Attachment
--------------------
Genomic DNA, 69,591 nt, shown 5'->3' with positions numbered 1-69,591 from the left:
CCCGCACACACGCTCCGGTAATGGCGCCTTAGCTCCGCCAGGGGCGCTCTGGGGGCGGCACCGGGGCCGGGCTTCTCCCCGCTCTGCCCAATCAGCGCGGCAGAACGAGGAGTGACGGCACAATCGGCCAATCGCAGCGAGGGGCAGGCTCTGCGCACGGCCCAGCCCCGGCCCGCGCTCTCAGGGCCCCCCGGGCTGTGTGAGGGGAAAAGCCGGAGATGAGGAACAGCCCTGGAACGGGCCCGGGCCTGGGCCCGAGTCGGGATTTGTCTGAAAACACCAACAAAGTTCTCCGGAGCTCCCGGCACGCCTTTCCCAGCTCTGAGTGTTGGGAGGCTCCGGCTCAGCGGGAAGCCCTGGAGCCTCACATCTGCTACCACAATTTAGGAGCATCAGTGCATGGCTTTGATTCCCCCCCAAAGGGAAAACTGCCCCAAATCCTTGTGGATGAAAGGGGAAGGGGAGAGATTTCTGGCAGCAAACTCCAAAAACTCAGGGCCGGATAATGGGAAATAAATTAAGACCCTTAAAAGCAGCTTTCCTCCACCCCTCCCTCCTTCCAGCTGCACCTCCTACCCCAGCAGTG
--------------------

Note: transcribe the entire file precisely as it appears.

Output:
Genomic DNA, 69,591 nt, shown 5'->3' with positions numbered 1-69,591 from the left:
CCCGCACACACGCTCCGGTAATGGCGCCTTAGCTCCGCCAGGGGCGCTCTGGGGGCGGCACCGGGGCCGGGCTTCTCCCCGCTCTGCCCAATCAGCGCGGCAGAACGAGGAGTGACGGCACAATCGGCCAATCGCAGCGAGGGGCAGGCTCTGCGCACGGCCCAGCCCCGGCCCGCGCTCTCAGGGCCCCCCGGGCTGTGTGAGGGGAAAAGCCGGAGATGAGGAACAGCCCTGGAACGGGCCCGGGCCTGGGCCCGAGTCGGGATTTGTCTGAAAACACCAACAAAGTTCTCCGGAGCTCCCGGCACGCCTTTCCCAGCTCTGAGTGTTGGGAGGCTCCGGCTCAGCGGGAAGCCCTGGAGCCTCACATCTGCTACCACAATTTAGGAGCATCAGTGCATGGCTTTGATTCCCCCCCAAAGGGAAAACTGCCCCAAATCCTTGTGGATGAAAGGGGAAGGGGAGAGATTTCTGGCAGCAAACTCCAAAAACTCAGGGCCGGATAATGGGAAATAAATTAAGACCCTTAAAAGCAGCTTTCCTCCACCCCTCCCTCCTTCCAGCTGCACCTCCTACCCCAGCAGTG